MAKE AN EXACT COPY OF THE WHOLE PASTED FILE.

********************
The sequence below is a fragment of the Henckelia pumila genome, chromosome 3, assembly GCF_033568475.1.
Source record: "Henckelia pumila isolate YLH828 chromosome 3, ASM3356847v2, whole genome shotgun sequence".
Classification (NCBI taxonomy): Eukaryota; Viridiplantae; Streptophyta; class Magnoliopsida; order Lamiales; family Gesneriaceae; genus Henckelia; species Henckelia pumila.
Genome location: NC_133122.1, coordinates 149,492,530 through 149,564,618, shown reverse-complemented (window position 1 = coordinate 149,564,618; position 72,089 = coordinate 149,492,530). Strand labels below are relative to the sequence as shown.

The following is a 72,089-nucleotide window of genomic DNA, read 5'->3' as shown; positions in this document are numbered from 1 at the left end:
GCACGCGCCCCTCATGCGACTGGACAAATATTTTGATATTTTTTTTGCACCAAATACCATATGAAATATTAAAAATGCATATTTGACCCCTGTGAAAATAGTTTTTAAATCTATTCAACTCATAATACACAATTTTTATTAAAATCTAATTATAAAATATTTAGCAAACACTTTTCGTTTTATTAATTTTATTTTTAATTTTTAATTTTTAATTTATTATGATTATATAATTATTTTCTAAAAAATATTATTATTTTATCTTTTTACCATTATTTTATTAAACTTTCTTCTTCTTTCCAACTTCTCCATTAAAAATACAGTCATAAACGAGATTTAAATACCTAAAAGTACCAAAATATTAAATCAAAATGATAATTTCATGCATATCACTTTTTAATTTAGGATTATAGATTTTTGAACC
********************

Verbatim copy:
The sequence below is a fragment of the Henckelia pumila genome, chromosome 3, assembly GCF_033568475.1.
Source record: "Henckelia pumila isolate YLH828 chromosome 3, ASM3356847v2, whole genome shotgun sequence".
Classification (NCBI taxonomy): Eukaryota; Viridiplantae; Streptophyta; class Magnoliopsida; order Lamiales; family Gesneriaceae; genus Henckelia; species Henckelia pumila.
Genome location: NC_133122.1, coordinates 149,492,530 through 149,564,618, shown reverse-complemented (window position 1 = coordinate 149,564,618; position 72,089 = coordinate 149,492,530). Strand labels below are relative to the sequence as shown.

The following is a 72,089-nucleotide window of genomic DNA, read 5'->3' as shown; positions in this document are numbered from 1 at the left end:
GCACGCGCCCCTCATGCGACTGGACAAATATTTTGATATTTTTTTTGCACCAAATACCATATGAAATATTAAAAATGCATATTTGACCCCTGTGAAAATAGTTTTTAAATCTATTCAACTCATAATACACAATTTTTATTAAAATCTAATTATAAAATATTTAGCAAACACTTTTCGTTTTATTAATTTTATTTTTAATTTTTAATTTTTAATTTATTATGATTATATAATTATTTTCTAAAAAATATTATTATTTTATCTTTTTACCATTATTTTATTAAACTTTCTTCTTCTTTCCAACTTCTCCATTAAAAATACAGTCATAAACGAGATTTAAATACCTAAAAGTACCAAAATATTAAATCAAAATGATAATTTCATGCATATCACTTTTTAATTTAGGATTATAGATTTTTGAACC